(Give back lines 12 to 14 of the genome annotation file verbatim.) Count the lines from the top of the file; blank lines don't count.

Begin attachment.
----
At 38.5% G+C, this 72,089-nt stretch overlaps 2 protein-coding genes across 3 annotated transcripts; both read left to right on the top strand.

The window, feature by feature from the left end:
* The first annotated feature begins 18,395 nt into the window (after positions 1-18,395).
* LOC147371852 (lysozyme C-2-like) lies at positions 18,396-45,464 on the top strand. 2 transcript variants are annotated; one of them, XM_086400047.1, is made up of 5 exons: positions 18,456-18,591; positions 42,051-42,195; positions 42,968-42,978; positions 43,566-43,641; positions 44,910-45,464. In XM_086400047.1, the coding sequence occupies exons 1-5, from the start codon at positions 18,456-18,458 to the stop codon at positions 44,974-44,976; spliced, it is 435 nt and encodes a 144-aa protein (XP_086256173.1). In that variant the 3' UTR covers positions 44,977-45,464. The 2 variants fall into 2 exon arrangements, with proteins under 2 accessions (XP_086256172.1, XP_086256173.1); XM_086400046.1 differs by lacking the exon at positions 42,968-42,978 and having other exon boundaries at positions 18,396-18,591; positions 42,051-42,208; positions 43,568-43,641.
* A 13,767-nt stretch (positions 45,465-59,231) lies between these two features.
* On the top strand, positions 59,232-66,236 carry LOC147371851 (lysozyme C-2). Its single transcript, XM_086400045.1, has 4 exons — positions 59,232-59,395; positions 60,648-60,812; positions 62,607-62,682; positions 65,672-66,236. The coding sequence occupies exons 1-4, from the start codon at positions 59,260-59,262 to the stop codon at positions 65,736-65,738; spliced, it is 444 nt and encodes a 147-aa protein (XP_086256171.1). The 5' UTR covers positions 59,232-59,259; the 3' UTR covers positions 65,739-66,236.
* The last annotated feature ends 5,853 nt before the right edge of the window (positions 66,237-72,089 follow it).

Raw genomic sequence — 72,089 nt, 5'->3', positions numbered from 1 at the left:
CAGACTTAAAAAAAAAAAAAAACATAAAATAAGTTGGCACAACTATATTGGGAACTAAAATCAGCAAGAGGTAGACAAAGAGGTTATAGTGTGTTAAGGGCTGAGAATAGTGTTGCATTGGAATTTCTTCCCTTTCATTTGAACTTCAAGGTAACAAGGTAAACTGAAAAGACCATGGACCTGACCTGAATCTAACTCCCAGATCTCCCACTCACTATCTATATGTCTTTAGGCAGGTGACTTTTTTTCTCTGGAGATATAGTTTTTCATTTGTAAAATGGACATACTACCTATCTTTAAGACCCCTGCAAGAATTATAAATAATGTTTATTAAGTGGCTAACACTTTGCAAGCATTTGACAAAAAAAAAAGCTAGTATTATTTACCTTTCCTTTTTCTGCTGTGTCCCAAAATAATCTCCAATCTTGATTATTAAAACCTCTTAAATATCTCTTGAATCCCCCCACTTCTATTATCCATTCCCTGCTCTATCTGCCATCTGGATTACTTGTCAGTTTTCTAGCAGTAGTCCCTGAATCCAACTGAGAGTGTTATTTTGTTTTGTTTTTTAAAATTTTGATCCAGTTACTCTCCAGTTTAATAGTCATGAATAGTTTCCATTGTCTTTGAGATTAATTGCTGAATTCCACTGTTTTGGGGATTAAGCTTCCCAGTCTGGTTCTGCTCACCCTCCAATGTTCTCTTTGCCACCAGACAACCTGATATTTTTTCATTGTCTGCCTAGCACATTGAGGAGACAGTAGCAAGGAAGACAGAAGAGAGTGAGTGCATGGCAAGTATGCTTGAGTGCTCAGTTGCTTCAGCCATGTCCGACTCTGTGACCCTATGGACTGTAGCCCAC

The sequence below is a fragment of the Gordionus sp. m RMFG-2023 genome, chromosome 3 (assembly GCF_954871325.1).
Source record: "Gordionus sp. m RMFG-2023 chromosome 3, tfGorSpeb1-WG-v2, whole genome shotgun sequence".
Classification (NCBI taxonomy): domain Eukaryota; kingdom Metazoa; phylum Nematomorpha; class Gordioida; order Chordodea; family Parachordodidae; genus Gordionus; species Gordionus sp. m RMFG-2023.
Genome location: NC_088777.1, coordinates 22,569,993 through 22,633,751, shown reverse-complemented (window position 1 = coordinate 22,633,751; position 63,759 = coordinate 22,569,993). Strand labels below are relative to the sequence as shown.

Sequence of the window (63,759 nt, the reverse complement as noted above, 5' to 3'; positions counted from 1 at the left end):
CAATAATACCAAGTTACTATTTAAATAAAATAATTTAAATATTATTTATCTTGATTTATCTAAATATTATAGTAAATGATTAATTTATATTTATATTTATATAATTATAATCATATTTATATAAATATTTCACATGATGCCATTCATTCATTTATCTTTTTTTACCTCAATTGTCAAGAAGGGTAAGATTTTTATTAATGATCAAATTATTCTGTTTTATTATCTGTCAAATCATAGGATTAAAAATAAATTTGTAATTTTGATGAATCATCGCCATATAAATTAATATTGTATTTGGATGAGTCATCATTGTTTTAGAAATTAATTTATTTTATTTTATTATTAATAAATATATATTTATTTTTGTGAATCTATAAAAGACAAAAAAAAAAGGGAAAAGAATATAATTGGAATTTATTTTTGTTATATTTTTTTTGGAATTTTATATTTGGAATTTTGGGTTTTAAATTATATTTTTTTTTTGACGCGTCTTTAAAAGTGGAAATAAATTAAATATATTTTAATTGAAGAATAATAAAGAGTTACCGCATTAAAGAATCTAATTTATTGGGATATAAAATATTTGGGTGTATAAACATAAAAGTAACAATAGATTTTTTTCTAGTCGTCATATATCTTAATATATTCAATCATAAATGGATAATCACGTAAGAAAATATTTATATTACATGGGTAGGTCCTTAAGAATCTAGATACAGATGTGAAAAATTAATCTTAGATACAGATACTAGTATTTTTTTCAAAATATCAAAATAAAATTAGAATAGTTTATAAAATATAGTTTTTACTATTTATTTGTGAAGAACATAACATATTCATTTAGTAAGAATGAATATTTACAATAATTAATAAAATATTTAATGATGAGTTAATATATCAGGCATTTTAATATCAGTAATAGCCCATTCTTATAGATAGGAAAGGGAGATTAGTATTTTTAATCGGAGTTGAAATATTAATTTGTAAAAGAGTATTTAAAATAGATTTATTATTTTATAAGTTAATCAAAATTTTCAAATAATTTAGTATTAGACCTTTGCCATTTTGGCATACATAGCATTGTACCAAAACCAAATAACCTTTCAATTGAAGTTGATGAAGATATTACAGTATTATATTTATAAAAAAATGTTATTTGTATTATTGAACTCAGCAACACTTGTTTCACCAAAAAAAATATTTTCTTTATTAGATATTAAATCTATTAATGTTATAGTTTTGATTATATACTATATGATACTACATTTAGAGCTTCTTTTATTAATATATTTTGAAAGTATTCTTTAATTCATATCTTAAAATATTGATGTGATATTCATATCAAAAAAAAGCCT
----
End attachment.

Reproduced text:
Classification (NCBI taxonomy): domain Eukaryota; kingdom Metazoa; phylum Nematomorpha; class Gordioida; order Chordodea; family Parachordodidae; genus Gordionus; species Gordionus sp. m RMFG-2023.
Genome location: NC_088777.1, coordinates 22,569,993 through 22,633,751, shown reverse-complemented (window position 1 = coordinate 22,633,751; position 63,759 = coordinate 22,569,993). Strand labels below are relative to the sequence as shown.

Sequence of the window (63,759 nt, the reverse complement as noted above, 5' to 3'; positions counted from 1 at the left end):